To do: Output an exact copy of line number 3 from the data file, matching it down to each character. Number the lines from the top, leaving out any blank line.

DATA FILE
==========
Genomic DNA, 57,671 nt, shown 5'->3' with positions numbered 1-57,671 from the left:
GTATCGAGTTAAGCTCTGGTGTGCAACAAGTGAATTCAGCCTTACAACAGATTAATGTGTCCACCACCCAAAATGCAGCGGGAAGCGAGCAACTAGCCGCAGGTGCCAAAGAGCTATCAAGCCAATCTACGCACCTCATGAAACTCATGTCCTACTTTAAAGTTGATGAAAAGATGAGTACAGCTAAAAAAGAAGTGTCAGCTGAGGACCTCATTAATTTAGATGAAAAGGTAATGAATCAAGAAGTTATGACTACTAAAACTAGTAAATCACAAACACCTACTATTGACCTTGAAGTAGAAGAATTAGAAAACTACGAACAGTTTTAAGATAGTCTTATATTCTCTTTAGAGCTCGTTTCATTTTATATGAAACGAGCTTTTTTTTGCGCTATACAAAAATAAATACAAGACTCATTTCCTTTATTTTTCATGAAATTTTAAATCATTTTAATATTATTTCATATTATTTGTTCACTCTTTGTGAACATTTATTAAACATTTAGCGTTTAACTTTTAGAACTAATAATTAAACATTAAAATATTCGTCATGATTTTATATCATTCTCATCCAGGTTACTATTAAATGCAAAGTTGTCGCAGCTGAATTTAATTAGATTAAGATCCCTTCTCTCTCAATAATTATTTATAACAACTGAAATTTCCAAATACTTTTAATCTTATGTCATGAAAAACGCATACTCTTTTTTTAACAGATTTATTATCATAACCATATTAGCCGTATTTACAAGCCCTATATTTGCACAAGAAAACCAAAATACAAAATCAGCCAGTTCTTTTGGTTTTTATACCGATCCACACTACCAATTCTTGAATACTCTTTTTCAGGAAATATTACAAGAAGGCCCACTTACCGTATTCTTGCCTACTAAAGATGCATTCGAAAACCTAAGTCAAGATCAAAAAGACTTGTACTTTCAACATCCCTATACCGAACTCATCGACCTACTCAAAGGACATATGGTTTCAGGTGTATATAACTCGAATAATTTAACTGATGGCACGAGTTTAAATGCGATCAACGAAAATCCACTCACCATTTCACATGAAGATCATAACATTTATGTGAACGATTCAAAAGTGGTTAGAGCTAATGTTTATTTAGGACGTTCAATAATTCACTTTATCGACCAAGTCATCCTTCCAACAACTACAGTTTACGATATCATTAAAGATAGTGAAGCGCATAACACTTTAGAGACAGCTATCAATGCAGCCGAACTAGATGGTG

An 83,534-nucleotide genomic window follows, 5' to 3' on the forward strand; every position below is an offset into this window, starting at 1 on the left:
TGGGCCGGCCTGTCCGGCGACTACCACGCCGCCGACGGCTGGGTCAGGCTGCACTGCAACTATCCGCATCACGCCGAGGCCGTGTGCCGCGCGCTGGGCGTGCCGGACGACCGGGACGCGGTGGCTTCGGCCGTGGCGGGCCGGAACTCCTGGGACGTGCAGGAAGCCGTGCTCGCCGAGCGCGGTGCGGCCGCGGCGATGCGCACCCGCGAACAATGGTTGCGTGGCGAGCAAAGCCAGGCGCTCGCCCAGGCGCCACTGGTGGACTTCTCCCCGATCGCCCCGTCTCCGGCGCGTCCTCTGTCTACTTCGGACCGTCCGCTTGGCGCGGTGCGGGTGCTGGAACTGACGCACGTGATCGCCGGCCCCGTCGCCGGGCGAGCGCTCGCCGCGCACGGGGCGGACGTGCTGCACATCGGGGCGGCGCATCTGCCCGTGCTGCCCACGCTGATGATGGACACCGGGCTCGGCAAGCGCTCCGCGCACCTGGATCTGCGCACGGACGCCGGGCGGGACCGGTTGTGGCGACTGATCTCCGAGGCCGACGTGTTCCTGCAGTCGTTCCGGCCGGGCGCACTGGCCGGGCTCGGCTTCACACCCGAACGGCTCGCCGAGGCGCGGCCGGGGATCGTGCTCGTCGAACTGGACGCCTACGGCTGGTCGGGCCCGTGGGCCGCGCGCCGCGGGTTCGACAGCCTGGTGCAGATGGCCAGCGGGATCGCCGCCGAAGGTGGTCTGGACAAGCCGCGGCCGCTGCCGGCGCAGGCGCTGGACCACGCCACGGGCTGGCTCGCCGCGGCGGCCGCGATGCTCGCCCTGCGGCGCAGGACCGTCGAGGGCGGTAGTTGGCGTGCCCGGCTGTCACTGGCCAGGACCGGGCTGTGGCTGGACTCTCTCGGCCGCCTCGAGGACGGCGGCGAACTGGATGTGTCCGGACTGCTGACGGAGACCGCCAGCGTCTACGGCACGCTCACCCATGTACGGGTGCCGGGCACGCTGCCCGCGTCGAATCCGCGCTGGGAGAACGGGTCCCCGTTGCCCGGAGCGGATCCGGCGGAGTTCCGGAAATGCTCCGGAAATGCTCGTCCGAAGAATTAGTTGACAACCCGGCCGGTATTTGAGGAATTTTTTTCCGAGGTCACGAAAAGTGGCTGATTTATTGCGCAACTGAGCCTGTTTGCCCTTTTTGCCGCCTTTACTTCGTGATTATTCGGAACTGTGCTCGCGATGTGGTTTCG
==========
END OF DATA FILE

An 83,534-nucleotide genomic window follows, 5' to 3' on the forward strand; every position below is an offset into this window, starting at 1 on the left: